A Time To Love - Press Release
St. Petersburg Times
Wonder Why He Waited 10 Years?
19 October 2005
"Everybody say yeah! YEAH!!!"
Oh, the joyful noise of the Stevie Wonder hit parade: For Once in My
Life, Higher Ground, Sir Duke. Has there even been an artist more adept
at turning around a cruddy day? Thirty-three years later and
Superstition can still make you bust out that dorky air keyboard. At
this stage in his career, the 55-year-old Wonder is, as critics like to
say, "critic-proof." He's a hero. An icon. Let the man go through, ya
All of this is a reverent way of saying that the best thing about A
Time to Love, Stevie's first new material in 10 years, is that it'll
make you dust off your copy of 1976's Songs in the Key of Life, the
greatest double album of all time (well, at least it was this morning).
Of the 15 new tracks, six of 'em flat-out cook, proving that when
he's hot, Wonder is still a masterblaster at firing up your groove
thing. He's a notorious fuss-budget in the studio, and you can hear
where he stuffed the extra oomph.
First single So What the Fuss, which sums up the album's
peace-on-Earth-or-else theme, has a grinding midtempo beat, and a wicked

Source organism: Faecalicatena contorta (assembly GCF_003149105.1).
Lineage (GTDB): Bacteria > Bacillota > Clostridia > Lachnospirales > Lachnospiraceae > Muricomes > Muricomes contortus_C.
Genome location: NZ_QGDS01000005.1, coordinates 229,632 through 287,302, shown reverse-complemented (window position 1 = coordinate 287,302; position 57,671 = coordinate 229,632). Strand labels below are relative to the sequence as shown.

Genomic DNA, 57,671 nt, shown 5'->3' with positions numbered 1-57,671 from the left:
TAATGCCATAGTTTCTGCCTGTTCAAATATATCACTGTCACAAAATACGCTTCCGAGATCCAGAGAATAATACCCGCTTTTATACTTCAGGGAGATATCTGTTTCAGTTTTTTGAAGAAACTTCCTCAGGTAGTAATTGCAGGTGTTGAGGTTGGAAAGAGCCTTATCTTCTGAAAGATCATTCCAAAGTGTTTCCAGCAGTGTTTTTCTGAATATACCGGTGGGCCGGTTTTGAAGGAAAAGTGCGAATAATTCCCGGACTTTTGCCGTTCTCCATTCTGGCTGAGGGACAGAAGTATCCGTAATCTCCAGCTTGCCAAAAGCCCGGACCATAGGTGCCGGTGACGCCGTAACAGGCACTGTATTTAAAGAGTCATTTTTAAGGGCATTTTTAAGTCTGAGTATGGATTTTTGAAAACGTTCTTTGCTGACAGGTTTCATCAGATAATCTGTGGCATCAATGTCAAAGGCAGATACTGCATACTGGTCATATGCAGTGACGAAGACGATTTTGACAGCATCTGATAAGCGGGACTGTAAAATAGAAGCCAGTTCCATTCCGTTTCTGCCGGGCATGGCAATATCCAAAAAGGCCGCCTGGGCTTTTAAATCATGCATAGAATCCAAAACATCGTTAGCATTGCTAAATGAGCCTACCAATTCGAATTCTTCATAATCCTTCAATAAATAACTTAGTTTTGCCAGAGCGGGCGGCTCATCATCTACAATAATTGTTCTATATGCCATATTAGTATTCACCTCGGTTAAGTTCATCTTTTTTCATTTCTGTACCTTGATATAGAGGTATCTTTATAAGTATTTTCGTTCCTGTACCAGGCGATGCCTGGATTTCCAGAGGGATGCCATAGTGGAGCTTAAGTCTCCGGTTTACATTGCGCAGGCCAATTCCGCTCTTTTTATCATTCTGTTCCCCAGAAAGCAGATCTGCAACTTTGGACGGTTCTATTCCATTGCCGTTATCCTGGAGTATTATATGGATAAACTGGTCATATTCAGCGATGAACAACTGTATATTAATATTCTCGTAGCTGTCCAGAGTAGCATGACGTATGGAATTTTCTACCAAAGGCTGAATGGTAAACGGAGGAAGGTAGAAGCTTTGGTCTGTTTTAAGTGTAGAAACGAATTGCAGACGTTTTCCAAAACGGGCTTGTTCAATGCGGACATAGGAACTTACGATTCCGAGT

guitar cameo by Prince, that will inspire all manner of creative body
moving. The album's best track, the suspiciously sexy abstinence cut
Please Don't Hurt My Baby, isn't just funky - it's P-Funky ("I was
blinded by sexsation, temporarily out of my head. Aah please don't hurt
my baby, she mustn't know we went to bed").
Wonder's tinkly ballads have always been far less moving, of course,
and that's where A Time to Love bloats up. Such touchy-feely assaults as
Passionate Raindrops and Moon Blue are Hallmarkian sentiment wrapped in
numbing keyboard swirls. Can't Imagine Love Without You ("Can you
picture Mother Earth in the palm of your hand") isn't soulful; it's just
Stevie spends far too much time floating about in his idealistic
clouds. But of all his special guests (Bonnie Raitt, Paul McCartney),
there's only one who can truly humble him: his daughter, Aisha Morris,
all grown up since her 1976 cameo as the cooing, splashing baby on Isn't
She Lovely. With a voice reminiscent of Natalie Cole's, Morris duets
with dad on warm jazz workout How Will I Know, then helps cut the sap on
the bouncy Positivity, which, I'm happy to report, makes a strong case
for more of your dorky air keyboard.